A long time ago, in a country not so far away, a border-to-border off-road touring route was created along the Great Divide in the USA – the watershed from East to West. Inevitably, someone had to be the first to ride it from end-to-end and the GDMBR was created – the Great Divide Mountain Bike Race. Over the years this morphed with the addition of the Canadian section to become the Tour Divide, the longest unpaved mapped touring route in the world. This Friday at 8:00 a.m. local time in Banff sees the annual gathering of riders for the Grand Depart of the Tour Divide.
What was once a truly underground race has become a little more mainstream of late – the advent of the internet, social media and easier access to route beta has turned this from a once logistical nightmare – into simply, a logistical mountain. Oh, don’t forget the important part – ride your bike for 2,800 miles assuming there are no trail diversions to add more miles; stay totally self supported; go through the highest concentration of black and brown bears in the continental US; and of course – to try and do it as fast as you can.
It’s not a race per say; no entry fee, no backup, no support – but if you have more than two riders on the same route, with the same target, well…it will turn into a race. The current route record, or fastest known time (FKT) to use ultrarunning and through-hiking parlance, is a shade over 14 days, 11 hours and 37 minutes. I’ll let you work out the average daily miles.
This year, over 150 mostly normal people are due to toe the “not’a’startline” in Banff this coming Friday at 8am (3pm GMT). Among them will be our very own Greg May who’s been putting this off for far too long since Jenn Hopkins suggested he should do it.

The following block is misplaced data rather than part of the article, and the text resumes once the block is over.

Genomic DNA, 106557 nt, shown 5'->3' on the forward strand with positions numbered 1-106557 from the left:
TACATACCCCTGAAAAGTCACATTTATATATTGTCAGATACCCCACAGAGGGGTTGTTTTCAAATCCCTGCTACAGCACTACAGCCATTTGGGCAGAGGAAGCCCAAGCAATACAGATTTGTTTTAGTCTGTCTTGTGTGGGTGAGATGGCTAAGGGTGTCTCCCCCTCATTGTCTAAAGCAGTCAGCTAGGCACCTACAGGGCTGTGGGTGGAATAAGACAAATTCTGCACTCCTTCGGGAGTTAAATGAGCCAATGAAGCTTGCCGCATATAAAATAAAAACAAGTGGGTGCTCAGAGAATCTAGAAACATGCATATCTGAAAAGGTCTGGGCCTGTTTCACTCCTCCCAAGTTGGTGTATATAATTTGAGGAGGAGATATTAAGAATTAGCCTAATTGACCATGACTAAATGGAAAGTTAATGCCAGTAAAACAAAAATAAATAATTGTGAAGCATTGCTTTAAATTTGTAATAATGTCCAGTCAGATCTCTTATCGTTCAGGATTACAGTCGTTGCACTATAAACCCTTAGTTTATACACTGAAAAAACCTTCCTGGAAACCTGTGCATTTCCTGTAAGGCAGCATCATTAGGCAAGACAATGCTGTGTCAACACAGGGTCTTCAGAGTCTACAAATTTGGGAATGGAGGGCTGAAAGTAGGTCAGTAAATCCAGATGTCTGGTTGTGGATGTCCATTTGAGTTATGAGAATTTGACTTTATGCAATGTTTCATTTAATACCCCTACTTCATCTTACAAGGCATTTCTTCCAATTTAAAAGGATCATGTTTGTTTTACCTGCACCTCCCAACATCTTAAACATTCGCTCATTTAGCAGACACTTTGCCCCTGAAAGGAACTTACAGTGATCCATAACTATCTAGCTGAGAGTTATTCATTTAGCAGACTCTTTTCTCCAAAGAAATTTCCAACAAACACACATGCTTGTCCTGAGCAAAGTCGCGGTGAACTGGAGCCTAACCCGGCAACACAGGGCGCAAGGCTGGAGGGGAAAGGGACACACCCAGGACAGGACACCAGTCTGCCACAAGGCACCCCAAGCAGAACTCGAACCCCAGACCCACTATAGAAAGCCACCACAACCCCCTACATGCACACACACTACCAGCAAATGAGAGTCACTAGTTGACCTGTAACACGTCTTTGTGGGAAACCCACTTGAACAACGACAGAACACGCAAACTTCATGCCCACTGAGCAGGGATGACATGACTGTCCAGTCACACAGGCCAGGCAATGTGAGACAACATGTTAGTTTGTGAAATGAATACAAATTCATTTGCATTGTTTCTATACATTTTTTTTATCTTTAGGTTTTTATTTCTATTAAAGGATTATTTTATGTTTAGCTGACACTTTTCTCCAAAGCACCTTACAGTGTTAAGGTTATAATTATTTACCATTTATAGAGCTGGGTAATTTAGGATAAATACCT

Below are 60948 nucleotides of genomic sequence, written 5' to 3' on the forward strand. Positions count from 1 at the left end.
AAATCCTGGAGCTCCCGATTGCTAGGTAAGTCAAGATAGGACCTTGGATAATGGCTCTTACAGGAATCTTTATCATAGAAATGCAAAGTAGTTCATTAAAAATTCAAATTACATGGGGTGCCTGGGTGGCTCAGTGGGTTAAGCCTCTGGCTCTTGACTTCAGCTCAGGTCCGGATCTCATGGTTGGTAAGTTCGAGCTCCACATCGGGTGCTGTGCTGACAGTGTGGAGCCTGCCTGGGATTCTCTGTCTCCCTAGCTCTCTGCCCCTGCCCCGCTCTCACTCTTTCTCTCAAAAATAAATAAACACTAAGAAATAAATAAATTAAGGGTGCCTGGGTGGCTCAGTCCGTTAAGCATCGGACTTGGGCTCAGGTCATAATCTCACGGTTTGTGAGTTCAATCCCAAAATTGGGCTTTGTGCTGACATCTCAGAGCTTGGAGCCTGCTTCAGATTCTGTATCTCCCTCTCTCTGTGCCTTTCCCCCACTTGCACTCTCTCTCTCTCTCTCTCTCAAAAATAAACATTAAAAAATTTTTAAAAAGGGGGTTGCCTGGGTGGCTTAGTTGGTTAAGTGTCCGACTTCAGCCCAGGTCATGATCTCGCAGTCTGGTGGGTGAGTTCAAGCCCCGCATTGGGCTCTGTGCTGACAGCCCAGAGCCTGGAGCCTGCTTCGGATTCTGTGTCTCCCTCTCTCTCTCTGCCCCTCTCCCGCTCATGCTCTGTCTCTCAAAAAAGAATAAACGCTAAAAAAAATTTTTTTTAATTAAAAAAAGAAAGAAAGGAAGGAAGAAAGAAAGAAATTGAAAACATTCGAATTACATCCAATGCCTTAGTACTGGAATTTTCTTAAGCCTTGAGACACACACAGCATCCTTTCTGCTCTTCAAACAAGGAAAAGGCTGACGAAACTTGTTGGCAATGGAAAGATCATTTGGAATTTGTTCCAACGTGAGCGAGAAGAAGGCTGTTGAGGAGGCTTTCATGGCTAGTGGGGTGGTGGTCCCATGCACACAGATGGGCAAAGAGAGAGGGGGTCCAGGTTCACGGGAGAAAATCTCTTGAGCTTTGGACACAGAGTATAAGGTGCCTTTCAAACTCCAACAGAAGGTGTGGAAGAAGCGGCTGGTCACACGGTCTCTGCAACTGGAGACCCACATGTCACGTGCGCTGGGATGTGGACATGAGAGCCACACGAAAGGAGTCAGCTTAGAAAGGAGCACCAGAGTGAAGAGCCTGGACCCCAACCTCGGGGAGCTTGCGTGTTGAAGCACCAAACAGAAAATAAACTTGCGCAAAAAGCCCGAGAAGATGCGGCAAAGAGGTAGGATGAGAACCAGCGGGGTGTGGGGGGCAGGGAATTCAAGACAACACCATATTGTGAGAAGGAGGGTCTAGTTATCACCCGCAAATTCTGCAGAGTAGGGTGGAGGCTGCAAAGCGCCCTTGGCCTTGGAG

With over 20 riders from the UK due to ride this year, it will be a bit of an invasion for a country that is not blessed with the altitude, gravel, or desert riding that the Divide is renowned for, and should make for some interesting accents amoung all the normal US twangs.
This year it really is a stacked field. UK rider Mike Hall is back once again, hopefully aiming for another repeat of his stunning ride in 2013 which saw him at the Mexican border in 14 days, 11 hours and 55 minutes – but due to trail diversions from fires in the Gila Wilderness in New Mexico, his journey was not classified as a FKT. After his spate of phenomenal rides on longer road events like the TransAm and TransContinental – who knows what Mike is capable of now and we wish him well.
Last year’s winner, and the current record holder, Josh Kato is back and having dropped a significant amount of weight off his kit has been shy saying if he’s planning to go fast, a man who is back for his third time – with a 50% finish rate, is smart to do so. Current single-speed record holder Chris Plesko who set a stunning time in 2009 of 19 days, 00 hours and 21 minutes is back again and will have some competition from some strong SS riders. Unfortunately the women’s record holder Lael Wilcox, 17 days, 01 hours and 51 minutes, is currently off crushing the TransAm and won’t be there. Unless she decides to do both, like when she raced the Divide twice last year, after riding to the start from Anchorage in Alaska.
For those interested more or less real time tracking via SPOT trackers can be found at Trackleaders.com with the SPOTs updating every 10mins or so – a little tent under a rider means they have stopped for about 4hrs.
Look for a story in future issues of grit.cx, assuming Greg doesn’t get eaten by a bear.